The idea of the “midlife crisis” was first articulated by a psychoanalyst named Elliott Jaques in 1957. He claimed that people in their mid-30s go through a depressive period brought on by first contemplating their mortality. Jaques didn’t do any research; he just read a bunch of biographies of famous men. He didn’t include women, he said, because menopause “obscured” their midlife transitions.

When Gail Sheehy popularized the idea in the 70s, based primarily on some very iffy research by Dan Levinson at Yale (he interviewed only 40 people, and again only men), she said the midlife crisis must start in the 40th year and will end at 45 ½.

This is all bunk. My research shows that we suffer a series of three to five lifequakes, as I call them, all across our lives. These could be medical issues, career shifts, change in sexual practices, as well as divorce, social movements like #MeToo or #BlackLiveMatter, or external events like a tornado, a financial crisis, a downsizing, or a pandemic. Some of these are voluntary, others are involuntary.

The signature finding of my study is that the average length of the transitions that grow out of these lifequakes is five years. Do the math, and that means we spend half our lives in transitions. You or someone you know is going through one now. What’s unique about this particular moment in history is that for the first time in 75 years, the entire country is going through a life transition together.

What’s your most important good habit or routine?

BF: When you’re stuck, try something new.

My research found that transitions involve three phases – what I call the long goodbye, the messy middle, and the new beginning. In the long goodbye, we confront our emotions and turn to rituals to put our past behind us. In the new beginning, we unveil our new selves and update our personal story. But the messy middle is the hard one for most people. We shed certain habits: mindsets, routines, delusions, dreams. Also we create things: new attitudes, aptitudes, skills, talents.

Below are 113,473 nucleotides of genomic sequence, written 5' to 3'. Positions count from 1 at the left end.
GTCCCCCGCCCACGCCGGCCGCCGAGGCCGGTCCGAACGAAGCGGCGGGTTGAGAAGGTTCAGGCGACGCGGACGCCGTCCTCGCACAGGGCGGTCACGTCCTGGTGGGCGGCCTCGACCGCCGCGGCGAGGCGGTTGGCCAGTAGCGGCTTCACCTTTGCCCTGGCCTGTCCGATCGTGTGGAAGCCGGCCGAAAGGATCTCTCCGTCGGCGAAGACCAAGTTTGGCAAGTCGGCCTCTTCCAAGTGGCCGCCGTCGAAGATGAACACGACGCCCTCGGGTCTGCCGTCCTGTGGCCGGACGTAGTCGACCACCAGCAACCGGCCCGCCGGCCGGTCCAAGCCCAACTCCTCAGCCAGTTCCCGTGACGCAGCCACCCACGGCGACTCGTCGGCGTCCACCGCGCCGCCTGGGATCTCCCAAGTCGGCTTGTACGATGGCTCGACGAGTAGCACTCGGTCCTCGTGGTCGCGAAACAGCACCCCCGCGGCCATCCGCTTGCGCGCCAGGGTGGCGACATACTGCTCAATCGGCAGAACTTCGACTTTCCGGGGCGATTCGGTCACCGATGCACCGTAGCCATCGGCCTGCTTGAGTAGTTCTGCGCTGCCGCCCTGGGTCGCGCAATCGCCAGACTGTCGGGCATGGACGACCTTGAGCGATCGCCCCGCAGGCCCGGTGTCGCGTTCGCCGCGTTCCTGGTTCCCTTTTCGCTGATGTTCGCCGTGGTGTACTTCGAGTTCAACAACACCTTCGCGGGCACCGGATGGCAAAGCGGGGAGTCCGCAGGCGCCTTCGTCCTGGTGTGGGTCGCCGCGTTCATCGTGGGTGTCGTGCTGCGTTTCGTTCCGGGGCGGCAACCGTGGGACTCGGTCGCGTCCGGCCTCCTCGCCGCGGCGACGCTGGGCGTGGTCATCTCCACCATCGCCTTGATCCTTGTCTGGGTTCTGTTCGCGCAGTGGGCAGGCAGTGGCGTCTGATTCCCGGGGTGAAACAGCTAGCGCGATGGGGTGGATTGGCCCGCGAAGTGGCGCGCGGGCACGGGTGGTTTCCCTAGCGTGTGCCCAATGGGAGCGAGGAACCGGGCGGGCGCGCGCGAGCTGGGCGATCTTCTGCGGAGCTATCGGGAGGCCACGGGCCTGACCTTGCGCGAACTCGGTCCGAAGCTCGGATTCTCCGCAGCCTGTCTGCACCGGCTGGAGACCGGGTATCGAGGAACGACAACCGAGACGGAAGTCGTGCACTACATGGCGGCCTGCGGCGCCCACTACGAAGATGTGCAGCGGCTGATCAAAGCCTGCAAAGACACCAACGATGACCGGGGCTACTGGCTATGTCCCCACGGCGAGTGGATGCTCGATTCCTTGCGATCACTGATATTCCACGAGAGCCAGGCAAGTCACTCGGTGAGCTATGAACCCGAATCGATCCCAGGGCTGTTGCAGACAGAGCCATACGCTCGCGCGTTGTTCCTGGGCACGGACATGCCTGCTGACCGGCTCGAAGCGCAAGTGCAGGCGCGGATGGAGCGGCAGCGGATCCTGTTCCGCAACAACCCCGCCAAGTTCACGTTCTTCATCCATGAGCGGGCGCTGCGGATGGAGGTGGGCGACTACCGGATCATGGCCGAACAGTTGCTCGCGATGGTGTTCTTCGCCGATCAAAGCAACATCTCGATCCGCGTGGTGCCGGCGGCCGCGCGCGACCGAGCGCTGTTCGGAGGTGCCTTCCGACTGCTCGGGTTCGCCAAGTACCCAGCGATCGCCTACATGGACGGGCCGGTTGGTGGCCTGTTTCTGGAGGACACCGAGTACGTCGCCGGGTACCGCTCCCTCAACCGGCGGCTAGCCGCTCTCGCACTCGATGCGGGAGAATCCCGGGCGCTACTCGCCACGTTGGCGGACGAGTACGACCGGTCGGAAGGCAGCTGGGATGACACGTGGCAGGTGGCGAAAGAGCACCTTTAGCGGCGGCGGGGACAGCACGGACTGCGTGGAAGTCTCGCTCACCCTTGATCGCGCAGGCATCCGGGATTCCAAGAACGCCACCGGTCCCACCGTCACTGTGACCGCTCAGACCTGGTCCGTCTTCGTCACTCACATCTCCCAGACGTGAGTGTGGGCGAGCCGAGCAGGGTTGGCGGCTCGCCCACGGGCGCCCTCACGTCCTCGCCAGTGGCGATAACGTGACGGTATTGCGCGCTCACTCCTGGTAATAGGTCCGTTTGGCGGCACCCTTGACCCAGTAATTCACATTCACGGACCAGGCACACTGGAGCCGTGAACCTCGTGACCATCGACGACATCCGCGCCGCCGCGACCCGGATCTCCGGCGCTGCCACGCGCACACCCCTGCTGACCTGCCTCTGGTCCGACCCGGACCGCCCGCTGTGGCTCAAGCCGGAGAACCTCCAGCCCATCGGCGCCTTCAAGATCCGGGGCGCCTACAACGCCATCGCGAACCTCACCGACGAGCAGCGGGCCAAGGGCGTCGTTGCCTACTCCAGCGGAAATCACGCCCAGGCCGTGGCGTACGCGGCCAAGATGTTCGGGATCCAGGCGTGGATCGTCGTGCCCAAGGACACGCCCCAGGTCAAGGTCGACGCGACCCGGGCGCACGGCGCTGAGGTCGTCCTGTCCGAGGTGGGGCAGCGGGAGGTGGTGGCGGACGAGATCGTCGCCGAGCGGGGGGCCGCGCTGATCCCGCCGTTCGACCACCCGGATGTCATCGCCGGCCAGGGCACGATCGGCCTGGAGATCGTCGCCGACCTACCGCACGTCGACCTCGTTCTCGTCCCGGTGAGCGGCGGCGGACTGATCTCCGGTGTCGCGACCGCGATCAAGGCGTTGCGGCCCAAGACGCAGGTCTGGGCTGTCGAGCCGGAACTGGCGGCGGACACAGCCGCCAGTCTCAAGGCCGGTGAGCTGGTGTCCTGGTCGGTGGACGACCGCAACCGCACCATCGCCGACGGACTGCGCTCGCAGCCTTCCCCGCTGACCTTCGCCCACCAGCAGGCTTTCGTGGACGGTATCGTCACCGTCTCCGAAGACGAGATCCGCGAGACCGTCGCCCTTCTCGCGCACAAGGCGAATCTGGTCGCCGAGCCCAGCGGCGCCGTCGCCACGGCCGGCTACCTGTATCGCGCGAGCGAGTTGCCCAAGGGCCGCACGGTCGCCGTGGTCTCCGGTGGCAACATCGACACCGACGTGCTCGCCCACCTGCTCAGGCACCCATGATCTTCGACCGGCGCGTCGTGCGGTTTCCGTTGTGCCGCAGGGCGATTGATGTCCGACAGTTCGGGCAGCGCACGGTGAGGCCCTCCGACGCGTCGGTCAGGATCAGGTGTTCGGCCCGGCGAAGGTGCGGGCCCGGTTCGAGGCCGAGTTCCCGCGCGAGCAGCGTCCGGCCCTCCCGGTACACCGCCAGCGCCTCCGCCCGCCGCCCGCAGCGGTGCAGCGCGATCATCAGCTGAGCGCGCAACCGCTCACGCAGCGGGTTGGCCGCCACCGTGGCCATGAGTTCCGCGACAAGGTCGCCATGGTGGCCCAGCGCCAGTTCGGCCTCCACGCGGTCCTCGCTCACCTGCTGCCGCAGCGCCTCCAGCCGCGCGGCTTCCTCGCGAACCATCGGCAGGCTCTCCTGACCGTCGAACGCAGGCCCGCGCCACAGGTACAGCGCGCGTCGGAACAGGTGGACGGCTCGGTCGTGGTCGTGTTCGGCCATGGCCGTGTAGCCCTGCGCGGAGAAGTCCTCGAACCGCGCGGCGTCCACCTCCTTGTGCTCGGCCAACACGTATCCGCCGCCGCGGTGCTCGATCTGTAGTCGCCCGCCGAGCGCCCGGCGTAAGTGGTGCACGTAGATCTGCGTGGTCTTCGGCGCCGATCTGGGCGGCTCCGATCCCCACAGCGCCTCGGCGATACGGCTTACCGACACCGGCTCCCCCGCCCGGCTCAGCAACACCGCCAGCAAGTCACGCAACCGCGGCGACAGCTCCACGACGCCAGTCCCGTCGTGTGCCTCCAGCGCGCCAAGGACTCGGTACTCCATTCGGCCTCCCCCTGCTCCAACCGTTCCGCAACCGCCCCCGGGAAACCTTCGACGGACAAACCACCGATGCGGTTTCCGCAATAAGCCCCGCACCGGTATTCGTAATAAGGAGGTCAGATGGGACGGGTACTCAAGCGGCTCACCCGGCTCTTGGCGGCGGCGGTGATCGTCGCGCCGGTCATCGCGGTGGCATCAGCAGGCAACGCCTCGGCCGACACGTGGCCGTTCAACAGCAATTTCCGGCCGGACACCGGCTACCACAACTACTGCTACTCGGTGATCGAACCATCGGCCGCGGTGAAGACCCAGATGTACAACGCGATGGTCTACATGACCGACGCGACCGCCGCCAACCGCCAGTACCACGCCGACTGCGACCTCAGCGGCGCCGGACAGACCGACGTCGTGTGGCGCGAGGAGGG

Reprise of illustration depicting three phases of life transitions.
People gravitate to the phase they’re best at—their transition superpower—and bog down in the one they’re weakest at: their transition kryptonite. I would say a superpower of mine is that I’m good at starting things. In my life, the best ideas have come from the worst times in my life. I had the idea to create the Council of Dads in the most horrific week of my life, when I learned I might die. I had the idea that became this book when my entire family was struggling to deal with my dad.

What’s the most important takeaway you want people to remember after reading this book?

BF: Transitions are essential to life. The single most powerful idea that emerged from years of listening to life stories is that all of us go through tumultuous periods—and not just once or twice, but multiple times in our lives. As long as we have to do all this heartrending and heart-mending, along with the rebalancing of sources of meaning that comes with it, why don’t we spend more time trying to master them?

William James said it best a century ago: “Life is in the transitions. We can’t ignore these central times of life; we can’t wish or will them away. We have to accept them, name them, mark them, share them, and eventually convert them into fuel for remaking our life stories.”

If you found this interview interesting, you might also like other articles on my site about introspection and motivation. What about you? In what ways did major life transitions change you? What helped you get through them?


Thanks to Fru Pinter for the illustrations and Nick Gray for the referral.